The state of Virginia has had a system of inspection laws from an early period; but they have related to articles produced in the state, and the main purpose of the inspection required has been to prepare the articles for exportation, in order to preserve the credit of the exports of the state in foreign markets, as well as to certify their genuineness and purity for the benefit of purchasers generally. Chief Justice MARSHALL, in Gibbons v. Ogden, said: 'The object of inspection laws is to improve the quality of articles produced by the labor of a country; to fit them for exportation, or, it may be, for domestic use.' 9 Wheat. 203. In Brown v. Maryland, speaking of the time when inspection is made, he adds: 'Inspection laws, so far as they act upon articles for exportation, are generally executed on land before the article is put on board a vessel; so far as they act upon importations, they are generally executed upon articles which are landed. The tax or duty of inspection is a tax which is frequently, if not always, paid for service performed on land.' 12 Wheat. 419. While, from the remark of the chief justice last cited, it would appear that inspection may be made of imported goods as well as goods intended for export, yet in what manner and to what extent this may be done without coming in collision with the power of congress to regulate foreign and interstae c ommerce may be somewhat difficult to explain with precision. In the case of People v. Compagnie Generale Transatlantique, 107 U. S. 59, 2 Sup. Ct. Rep. 87, it was held by this court that a law of the state of New York imposing a tax upon alien passengers coming by vessel from a foreign country to the port of New York is a regulation of foreign commerce, and void, although it was declared by the title of the law to be 'An act to raise money for the execution of the inspection laws of the state;' which laws authorized passengers to be inspected in order to determine who were criminals, paupers, lunatics, orphans, or infirm persons, without means or capacity to support themselves, and subject to become a public charge. It is true that the law was held to be not an inspection law, because such laws have reference only to personal property, and not to persons. But the question is still open as to the mode and extent in which state inspection laws can constitutionally be applied to personal property imported from abroad, or from another state,—whether such laws can go beyond the identification and regulation of such things as are directly injurious to the health and lives of the people, and therefore not entitled to the protection of the commercial power of the government, as explained and distinguished in the case of Crutcher v. Kentucky, ante, 851, (just decided.) It may be remarked, in passing, that in the notes to Turner v. Maryland, 107 U. S. 38, 51, 53, 2 Sup. Ct. Rep. 44, prepared by Mr. Justice BLATCHFORD, in which is contained a list of the various inspection laws of the different states, we do not observe any laws which seem to provide for the inspection of articles other than those which are the produce of the state, and this generally with a view to preparing them for exportation. But, be this as it may, and without attempting to lay down any specific proposition on thie somewhat difficult subject, there is enough in the case before us to decide it on satisfactory grounds, without passing upon the general right of the state to inspect imports or the qualifications to which it must necessarily be subject. The law in question is a discriminating law, and requires the inspection of flour brought from other states, when such inspection is not required for flour manufactured in Virginia. This aspect of the case brings it directly within the principle of Brimmer v. Rebman, 138 U. S. 78, ante, 213, (decided at the present term.) The law in question in that case was another statute of Virginia making it unlawful to sell within the state any fresh meats (beef, veal, or mutton) slaughtered 100 miles or over from the place at which it might be offered for sale, until it had been inspected and approved as provided in the act. Mr. Justice HARLAN, delivering the opinion of the court in that case, said: 'Undoubtedly, a state may establish regulations for the protection of its people against the sale of unwholesome meats, provided such regulations do not conflict with the powers conferred by the constitution upon congress, or infringe rights granted or secured by that instrument. But it may not, under the guise of exerting its police powers, or of enacting inspection laws, make discriminations against the products and industries of some of the states in favor of the products and industries of its own or of other states. The owner of the meats here in question, although they were from animals slaughtered in Illinois, had the right, under the constitution, to compete in the markets of Virginia upon terms of equality with the owners of like meats from animals slaughtered in Virginia or elsewhere within 100 miles from the place of sale. Any local regulation which in terms or by its necessary operation denies this equality in the markets of a state is, when applied to the people and products or industries of other states, a direct burden upon commerce among the states, and therefore void. Welton v. Missouri, 91 U. S. 275, 281; Railroad Co. v. Husen, 95 U. S. 465; Mnne sota v. Barber, 136 U. S. 313, 319, 10 Sup. Ct. Rep. 862.' The case of Brimmer v. Rebman was decided in accordance with these views, the law in question being held to be unconstitutional and void. The decision in that case is so directly apposite to the present that it is unnecessary to prolong the discussion, or to cite further authorities. The judgment of the corporation court of the city of Norfolk is reversed, and the cause remanded for further proceedings not inconsistent with this opinion.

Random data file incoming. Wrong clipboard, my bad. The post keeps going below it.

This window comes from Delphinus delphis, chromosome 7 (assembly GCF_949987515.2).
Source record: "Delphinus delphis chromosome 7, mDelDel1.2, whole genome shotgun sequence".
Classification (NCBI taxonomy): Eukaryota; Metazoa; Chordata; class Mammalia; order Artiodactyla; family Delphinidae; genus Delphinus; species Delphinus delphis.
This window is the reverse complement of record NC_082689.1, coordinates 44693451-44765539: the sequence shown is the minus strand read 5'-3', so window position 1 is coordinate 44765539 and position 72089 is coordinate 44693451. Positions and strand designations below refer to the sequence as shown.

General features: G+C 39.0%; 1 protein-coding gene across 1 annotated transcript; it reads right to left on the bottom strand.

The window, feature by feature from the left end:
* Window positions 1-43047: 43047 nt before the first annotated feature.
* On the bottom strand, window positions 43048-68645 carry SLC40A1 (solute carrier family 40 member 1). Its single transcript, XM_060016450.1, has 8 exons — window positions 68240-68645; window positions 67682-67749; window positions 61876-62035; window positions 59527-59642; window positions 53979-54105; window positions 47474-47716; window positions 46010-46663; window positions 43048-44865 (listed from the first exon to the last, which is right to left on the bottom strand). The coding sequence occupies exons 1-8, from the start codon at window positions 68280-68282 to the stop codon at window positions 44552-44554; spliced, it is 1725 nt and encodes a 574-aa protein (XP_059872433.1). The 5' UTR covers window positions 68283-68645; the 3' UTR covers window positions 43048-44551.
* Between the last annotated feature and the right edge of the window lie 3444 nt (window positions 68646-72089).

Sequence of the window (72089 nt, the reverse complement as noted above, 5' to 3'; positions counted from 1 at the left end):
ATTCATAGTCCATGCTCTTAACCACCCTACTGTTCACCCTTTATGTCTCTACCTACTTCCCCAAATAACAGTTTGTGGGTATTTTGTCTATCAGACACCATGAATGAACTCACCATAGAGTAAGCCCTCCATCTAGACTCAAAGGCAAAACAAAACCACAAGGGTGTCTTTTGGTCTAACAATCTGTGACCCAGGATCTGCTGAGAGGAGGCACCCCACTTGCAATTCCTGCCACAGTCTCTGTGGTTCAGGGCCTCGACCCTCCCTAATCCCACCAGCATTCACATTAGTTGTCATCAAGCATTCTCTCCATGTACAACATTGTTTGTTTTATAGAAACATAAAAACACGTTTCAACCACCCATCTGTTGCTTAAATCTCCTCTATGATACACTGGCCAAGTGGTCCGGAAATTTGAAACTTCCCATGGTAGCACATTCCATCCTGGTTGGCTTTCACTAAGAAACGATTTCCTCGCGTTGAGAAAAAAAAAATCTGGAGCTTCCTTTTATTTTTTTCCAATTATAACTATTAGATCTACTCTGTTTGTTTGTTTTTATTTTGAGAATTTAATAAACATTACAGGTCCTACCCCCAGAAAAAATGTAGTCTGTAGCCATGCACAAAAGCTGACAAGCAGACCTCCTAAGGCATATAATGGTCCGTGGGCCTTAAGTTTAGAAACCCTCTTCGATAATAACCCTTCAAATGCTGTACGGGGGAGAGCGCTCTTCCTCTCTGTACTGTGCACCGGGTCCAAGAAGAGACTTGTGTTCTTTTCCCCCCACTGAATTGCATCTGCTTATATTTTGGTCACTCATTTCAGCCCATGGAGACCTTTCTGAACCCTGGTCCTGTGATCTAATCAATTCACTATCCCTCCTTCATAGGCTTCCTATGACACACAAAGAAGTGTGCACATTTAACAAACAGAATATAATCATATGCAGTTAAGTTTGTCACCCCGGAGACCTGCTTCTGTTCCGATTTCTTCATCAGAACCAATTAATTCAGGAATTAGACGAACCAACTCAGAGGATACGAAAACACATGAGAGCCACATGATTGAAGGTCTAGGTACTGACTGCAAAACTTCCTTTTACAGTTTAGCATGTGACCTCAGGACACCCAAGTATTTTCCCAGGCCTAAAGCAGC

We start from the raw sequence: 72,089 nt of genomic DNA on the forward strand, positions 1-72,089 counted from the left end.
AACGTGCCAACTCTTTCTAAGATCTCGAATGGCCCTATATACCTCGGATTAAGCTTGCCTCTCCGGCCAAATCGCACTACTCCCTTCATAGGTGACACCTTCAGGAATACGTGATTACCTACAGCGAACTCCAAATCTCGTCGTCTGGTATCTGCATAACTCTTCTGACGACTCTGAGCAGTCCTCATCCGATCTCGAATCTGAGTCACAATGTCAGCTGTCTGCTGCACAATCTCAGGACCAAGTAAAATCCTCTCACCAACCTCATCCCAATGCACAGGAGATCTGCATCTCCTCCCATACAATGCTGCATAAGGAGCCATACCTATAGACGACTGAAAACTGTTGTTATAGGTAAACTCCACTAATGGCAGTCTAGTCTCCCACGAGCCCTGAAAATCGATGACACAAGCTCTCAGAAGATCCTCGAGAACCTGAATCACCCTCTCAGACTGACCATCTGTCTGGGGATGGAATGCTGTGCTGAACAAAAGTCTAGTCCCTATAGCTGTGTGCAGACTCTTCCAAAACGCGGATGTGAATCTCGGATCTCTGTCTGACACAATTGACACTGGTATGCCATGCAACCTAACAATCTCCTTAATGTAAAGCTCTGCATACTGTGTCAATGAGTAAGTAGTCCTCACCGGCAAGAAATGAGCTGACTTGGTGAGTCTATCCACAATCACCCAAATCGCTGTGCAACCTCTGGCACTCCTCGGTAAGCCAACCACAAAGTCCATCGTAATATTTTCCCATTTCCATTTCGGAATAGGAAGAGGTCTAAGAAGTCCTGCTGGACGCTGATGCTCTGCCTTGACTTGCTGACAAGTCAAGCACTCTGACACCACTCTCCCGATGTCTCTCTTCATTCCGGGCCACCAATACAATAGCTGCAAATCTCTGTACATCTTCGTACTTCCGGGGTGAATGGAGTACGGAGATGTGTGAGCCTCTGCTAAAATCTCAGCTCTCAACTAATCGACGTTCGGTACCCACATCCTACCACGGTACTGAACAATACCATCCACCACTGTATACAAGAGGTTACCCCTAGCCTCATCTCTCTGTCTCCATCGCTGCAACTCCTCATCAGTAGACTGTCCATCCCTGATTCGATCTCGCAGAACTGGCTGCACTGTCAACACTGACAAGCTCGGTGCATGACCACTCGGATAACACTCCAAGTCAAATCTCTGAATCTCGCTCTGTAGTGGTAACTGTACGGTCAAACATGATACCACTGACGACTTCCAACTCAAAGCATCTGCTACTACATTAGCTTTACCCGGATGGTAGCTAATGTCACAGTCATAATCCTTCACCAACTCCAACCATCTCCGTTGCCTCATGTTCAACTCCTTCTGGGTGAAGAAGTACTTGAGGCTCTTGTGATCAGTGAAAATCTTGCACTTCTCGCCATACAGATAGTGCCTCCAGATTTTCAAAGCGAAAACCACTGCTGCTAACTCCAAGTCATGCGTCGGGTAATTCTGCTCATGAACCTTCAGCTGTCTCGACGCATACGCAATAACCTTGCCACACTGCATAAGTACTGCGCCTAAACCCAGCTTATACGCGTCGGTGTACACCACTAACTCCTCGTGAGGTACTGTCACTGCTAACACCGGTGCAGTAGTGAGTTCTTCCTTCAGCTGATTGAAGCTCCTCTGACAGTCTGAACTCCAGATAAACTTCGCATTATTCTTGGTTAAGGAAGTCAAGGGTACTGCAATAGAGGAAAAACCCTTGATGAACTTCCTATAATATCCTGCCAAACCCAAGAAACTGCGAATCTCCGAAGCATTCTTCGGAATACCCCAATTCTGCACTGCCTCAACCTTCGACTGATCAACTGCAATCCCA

BROWN, J., not having been a member of the court when this case was argued, took no part in the decision.